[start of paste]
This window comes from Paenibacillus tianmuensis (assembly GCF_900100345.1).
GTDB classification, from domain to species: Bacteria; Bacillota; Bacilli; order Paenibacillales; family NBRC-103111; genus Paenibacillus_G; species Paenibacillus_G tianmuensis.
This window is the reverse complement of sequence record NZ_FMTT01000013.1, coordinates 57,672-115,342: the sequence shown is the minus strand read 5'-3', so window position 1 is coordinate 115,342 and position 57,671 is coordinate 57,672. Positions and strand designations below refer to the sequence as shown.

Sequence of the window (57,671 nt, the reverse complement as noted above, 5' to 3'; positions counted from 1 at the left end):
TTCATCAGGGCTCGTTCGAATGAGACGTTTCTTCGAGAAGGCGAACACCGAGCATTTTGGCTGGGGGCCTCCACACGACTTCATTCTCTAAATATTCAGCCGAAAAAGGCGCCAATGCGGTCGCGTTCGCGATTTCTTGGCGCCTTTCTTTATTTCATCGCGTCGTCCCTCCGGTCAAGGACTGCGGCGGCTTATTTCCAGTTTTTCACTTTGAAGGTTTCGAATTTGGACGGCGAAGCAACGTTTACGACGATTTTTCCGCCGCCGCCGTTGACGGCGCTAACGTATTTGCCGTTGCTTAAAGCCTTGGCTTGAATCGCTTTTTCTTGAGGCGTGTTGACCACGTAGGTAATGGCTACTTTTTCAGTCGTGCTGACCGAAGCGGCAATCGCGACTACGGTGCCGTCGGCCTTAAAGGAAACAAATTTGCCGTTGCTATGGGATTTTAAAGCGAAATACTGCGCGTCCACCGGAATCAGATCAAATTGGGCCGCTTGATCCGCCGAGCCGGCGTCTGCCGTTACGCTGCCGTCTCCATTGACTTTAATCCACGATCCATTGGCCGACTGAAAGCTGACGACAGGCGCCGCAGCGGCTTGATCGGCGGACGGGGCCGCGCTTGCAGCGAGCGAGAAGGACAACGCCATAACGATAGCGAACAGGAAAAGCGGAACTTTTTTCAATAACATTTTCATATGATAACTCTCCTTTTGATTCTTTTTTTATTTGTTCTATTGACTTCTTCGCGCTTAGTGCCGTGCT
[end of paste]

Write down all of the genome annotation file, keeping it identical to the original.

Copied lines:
This window comes from Paenibacillus tianmuensis (assembly GCF_900100345.1).
GTDB classification, from domain to species: Bacteria; Bacillota; Bacilli; order Paenibacillales; family NBRC-103111; genus Paenibacillus_G; species Paenibacillus_G tianmuensis.
This window is the reverse complement of sequence record NZ_FMTT01000013.1, coordinates 57,672-115,342: the sequence shown is the minus strand read 5'-3', so window position 1 is coordinate 115,342 and position 57,671 is coordinate 57,672. Positions and strand designations below refer to the sequence as shown.

Sequence of the window (57,671 nt, the reverse complement as noted above, 5' to 3'; positions counted from 1 at the left end):
TTCATCAGGGCTCGTTCGAATGAGACGTTTCTTCGAGAAGGCGAACACCGAGCATTTTGGCTGGGGGCCTCCACACGACTTCATTCTCTAAATATTCAGCCGAAAAAGGCGCCAATGCGGTCGCGTTCGCGATTTCTTGGCGCCTTTCTTTATTTCATCGCGTCGTCCCTCCGGTCAAGGACTGCGGCGGCTTATTTCCAGTTTTTCACTTTGAAGGTTTCGAATTTGGACGGCGAAGCAACGTTTACGACGATTTTTCCGCCGCCGCCGTTGACGGCGCTAACGTATTTGCCGTTGCTTAAAGCCTTGGCTTGAATCGCTTTTTCTTGAGGCGTGTTGACCACGTAGGTAATGGCTACTTTTTCAGTCGTGCTGACCGAAGCGGCAATCGCGACTACGGTGCCGTCGGCCTTAAAGGAAACAAATTTGCCGTTGCTATGGGATTTTAAAGCGAAATACTGCGCGTCCACCGGAATCAGATCAAATTGGGCCGCTTGATCCGCCGAGCCGGCGTCTGCCGTTACGCTGCCGTCTCCATTGACTTTAATCCACGATCCATTGGCCGACTGAAAGCTGACGACAGGCGCCGCAGCGGCTTGATCGGCGGACGGGGCCGCGCTTGCAGCGAGCGAGAAGGACAACGCCATAACGATAGCGAACAGGAAAAGCGGAACTTTTTTCAATAACATTTTCATATGATAACTCTCCTTTTGATTCTTTTTTTATTTGTTCTATTGACTTCTTCGCGCTTAGTGCCGTGCT